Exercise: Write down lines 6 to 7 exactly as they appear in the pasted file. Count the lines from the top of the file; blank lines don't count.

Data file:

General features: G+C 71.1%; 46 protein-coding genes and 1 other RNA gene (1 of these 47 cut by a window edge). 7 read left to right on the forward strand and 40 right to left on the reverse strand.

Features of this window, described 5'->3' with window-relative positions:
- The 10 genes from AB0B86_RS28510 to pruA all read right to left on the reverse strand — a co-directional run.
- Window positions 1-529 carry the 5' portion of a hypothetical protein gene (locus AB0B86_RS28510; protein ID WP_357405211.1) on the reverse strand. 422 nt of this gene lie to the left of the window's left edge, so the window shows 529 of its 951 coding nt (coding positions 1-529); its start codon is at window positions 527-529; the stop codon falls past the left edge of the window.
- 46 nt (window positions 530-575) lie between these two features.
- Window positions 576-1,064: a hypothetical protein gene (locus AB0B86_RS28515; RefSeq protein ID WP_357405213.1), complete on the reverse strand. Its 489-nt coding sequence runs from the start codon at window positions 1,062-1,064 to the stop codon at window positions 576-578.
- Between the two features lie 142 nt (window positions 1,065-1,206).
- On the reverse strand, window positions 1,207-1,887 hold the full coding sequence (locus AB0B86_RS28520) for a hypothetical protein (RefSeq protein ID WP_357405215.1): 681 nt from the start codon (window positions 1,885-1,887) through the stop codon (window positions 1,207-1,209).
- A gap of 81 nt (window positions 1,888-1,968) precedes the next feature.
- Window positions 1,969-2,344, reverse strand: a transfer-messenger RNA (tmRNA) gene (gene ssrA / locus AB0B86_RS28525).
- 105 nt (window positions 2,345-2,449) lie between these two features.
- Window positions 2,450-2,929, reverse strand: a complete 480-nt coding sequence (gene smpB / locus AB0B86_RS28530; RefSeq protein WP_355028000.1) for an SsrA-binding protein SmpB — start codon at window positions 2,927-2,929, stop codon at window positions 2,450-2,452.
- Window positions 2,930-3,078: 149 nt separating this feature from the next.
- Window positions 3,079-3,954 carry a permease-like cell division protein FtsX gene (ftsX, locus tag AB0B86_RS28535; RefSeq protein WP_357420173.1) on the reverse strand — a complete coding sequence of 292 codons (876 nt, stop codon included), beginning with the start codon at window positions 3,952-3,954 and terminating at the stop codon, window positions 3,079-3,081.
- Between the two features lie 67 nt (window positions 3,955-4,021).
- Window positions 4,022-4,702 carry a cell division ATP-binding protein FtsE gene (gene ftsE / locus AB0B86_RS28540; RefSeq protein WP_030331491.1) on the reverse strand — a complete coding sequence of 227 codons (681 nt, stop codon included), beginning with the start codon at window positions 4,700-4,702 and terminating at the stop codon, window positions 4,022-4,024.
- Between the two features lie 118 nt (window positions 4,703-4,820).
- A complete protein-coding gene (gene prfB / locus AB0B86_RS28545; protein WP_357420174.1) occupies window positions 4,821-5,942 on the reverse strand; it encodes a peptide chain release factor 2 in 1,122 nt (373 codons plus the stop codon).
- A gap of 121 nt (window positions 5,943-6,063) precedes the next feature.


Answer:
- Window positions 576-1,064: a hypothetical protein gene (locus AB0B86_RS28515; RefSeq protein ID WP_357405213.1), complete on the reverse strand. Its 489-nt coding sequence runs from the start codon at window positions 1,062-1,064 to the stop codon at window positions 576-578.
- Between the two features lie 142 nt (window positions 1,065-1,206).